Which country do you think is the cheapest country in Europe to live?

The cheapest country in Europe to live is Ukraine.

We’ve compiled a list of the 10 cheapest countries to live in Europe. Most people think Europe is expensive because the first countries they think of are France, Spain, The UK, Switzerland or Germany. These happen to be some of the most expensive places in the world to call home. Europe is much more diverse than that though. There are 44 countries and well over 100 languages.

In some of the lesser known countries, such as Ukraine, you can find a cost of living as low as Asia, and Latin America – in Europe.

While there isn’t a country in Europe that boasts the same exotic factor as in Asia, that could be a positive for some. Additionally, Europe also has world-class food, and to accompany it, the best beer in the world. I hope this post offers you a glimpse into some of the most affordable countries to live in Europe!

Note: all prices below will be in USD. Additionally, keep in mind that the prices are estimates – they will vary throughout each country.

Ukraine 

There is a lot of misconception surrounding Ukraine. When you think of it, the first things that probably come to mind are political unrest and war with Russia. While it is true that these events exist in 2020, it does not engulf the entire country. According to the U.S. Department of State, outside of Crimea, Donetsk, and Luhansk – Ukraine is issued a Level 2 travel advisory. As a comparison, Italy and France also maintain a level 2 travel advisory.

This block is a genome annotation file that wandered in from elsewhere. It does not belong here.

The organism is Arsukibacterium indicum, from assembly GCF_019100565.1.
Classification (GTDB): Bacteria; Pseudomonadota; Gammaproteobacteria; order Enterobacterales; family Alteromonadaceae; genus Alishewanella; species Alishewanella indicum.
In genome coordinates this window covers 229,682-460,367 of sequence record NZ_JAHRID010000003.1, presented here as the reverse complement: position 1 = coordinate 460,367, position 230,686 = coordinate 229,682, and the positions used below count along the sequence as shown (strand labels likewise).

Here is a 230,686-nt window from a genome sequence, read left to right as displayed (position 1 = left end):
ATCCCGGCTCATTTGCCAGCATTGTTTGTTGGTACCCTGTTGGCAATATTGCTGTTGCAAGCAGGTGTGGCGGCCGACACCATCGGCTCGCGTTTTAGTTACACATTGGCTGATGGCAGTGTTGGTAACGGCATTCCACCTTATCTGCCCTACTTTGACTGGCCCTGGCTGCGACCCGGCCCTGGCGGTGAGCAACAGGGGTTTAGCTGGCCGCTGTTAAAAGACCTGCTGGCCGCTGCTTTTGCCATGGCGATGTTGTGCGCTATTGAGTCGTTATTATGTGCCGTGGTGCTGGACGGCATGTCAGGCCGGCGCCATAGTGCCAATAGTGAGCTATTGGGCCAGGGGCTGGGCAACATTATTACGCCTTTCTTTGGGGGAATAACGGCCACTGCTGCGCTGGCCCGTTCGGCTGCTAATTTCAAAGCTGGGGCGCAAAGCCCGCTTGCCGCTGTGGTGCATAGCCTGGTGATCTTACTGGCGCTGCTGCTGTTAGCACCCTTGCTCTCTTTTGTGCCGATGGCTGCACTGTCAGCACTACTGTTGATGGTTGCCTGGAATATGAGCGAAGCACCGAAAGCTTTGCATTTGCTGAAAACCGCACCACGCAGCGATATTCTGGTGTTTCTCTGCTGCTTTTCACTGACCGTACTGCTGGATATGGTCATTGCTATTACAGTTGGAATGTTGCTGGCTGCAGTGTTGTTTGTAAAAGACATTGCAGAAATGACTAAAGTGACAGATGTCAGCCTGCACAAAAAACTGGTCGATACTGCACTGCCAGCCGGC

View over of Lviv, Ukraine's old city.
View over Lviv, Ukraine’s old city.

Ukraine is very close to the cheapest country to live in the world. There are many great cities in Ukraine, and the main ones are Kyiv, Kharkiv, Odesa, and Lviv. As such, the country contains a diverse array of activities ranging from winter sports to the arts. If you are interested in more information on these cities, check out our list of the best cities to live in Ukraine.

Ukraine has a temperate continental climate with the Carpathians in the west. Here you can find world-class ski resorts such as Bukovel. A half-day Ski pass goes for $30 and a full day goes for $45. 

In the south, you will find the black sea, and farther east, the Azov sea where beachfront rooms go as low as $10 per night if you’re willing to make compromises. One more added benefit to Ukraine is that it is fairly easy to stay long term compared with other options. You can form a limited liability company and hire yourself as the director. At which point, you qualify for a work permit and a residency permit. This can be accomplished for $1200 – but it is recommended that you hire a trusted lawyer. For a detailed breakdown of the expenses, check out our blog post: Moving to Ukraine: How Much Does it Cost for a Temporary Residence Permit?

Cost of Living in Ukraine

  • One bedroom city center apartment: $400-600 
  • Local transportation: $0.27 per ride
  • Dining out: $5-6 with drinks
  • Cappuccino: $1
  • Potatoes: $0.16/lb 
  • Eggs: $1.50/dozen
  • Regional wine costs about: $3.00
  • Internet (60Mbps+): $5